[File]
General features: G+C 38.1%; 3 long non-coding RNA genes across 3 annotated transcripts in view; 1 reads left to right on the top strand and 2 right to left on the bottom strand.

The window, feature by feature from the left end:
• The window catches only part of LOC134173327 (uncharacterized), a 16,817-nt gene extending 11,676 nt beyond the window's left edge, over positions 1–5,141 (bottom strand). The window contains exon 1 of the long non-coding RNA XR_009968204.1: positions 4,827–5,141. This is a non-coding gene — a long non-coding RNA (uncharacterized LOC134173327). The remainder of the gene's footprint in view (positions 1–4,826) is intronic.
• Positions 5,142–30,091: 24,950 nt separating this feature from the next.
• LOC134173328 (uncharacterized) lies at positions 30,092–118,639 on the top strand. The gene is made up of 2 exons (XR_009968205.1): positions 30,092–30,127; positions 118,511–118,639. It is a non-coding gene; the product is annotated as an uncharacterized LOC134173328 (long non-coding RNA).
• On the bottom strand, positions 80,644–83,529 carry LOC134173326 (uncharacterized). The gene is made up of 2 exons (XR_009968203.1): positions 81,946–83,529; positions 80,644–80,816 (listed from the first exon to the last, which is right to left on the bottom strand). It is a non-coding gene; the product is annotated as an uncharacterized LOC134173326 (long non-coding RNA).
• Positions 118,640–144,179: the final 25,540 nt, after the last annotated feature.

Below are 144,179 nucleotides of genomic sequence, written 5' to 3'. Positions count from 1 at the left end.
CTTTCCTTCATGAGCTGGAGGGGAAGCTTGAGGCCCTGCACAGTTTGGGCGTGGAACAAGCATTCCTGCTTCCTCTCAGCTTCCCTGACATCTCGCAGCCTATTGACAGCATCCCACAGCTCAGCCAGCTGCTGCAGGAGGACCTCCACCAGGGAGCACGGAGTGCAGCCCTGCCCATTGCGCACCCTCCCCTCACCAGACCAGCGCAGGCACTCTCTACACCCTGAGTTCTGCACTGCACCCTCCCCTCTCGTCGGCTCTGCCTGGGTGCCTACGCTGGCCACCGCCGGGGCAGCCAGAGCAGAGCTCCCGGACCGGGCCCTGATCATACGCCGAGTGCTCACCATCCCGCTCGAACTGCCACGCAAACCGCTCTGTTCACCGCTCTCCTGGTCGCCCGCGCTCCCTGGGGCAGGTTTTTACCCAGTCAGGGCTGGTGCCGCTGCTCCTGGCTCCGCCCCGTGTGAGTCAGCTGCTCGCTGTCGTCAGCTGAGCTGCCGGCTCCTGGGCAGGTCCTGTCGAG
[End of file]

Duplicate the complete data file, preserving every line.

General features: G+C 38.1%; 3 long non-coding RNA genes across 3 annotated transcripts in view; 1 reads left to right on the top strand and 2 right to left on the bottom strand.

The window, feature by feature from the left end:
• The window catches only part of LOC134173327 (uncharacterized), a 16,817-nt gene extending 11,676 nt beyond the window's left edge, over positions 1–5,141 (bottom strand). The window contains exon 1 of the long non-coding RNA XR_009968204.1: positions 4,827–5,141. This is a non-coding gene — a long non-coding RNA (uncharacterized LOC134173327). The remainder of the gene's footprint in view (positions 1–4,826) is intronic.
• Positions 5,142–30,091: 24,950 nt separating this feature from the next.
• LOC134173328 (uncharacterized) lies at positions 30,092–118,639 on the top strand. The gene is made up of 2 exons (XR_009968205.1): positions 30,092–30,127; positions 118,511–118,639. It is a non-coding gene; the product is annotated as an uncharacterized LOC134173328 (long non-coding RNA).
• On the bottom strand, positions 80,644–83,529 carry LOC134173326 (uncharacterized). The gene is made up of 2 exons (XR_009968203.1): positions 81,946–83,529; positions 80,644–80,816 (listed from the first exon to the last, which is right to left on the bottom strand). It is a non-coding gene; the product is annotated as an uncharacterized LOC134173326 (long non-coding RNA).
• Positions 118,640–144,179: the final 25,540 nt, after the last annotated feature.

Below are 144,179 nucleotides of genomic sequence, written 5' to 3'. Positions count from 1 at the left end.
CTTTCCTTCATGAGCTGGAGGGGAAGCTTGAGGCCCTGCACAGTTTGGGCGTGGAACAAGCATTCCTGCTTCCTCTCAGCTTCCCTGACATCTCGCAGCCTATTGACAGCATCCCACAGCTCAGCCAGCTGCTGCAGGAGGACCTCCACCAGGGAGCACGGAGTGCAGCCCTGCCCATTGCGCACCCTCCCCTCACCAGACCAGCGCAGGCACTCTCTACACCCTGAGTTCTGCACTGCACCCTCCCCTCTCGTCGGCTCTGCCTGGGTGCCTACGCTGGCCACCGCCGGGGCAGCCAGAGCAGAGCTCCCGGACCGGGCCCTGATCATACGCCGAGTGCTCACCATCCCGCTCGAACTGCCACGCAAACCGCTCTGTTCACCGCTCTCCTGGTCGCCCGCGCTCCCTGGGGCAGGTTTTTACCCAGTCAGGGCTGGTGCCGCTGCTCCTGGCTCCGCCCCGTGTGAGTCAGCTGCTCGCTGTCGTCAGCTGAGCTGCCGGCTCCTGGGCAGGTCCTGTCGAG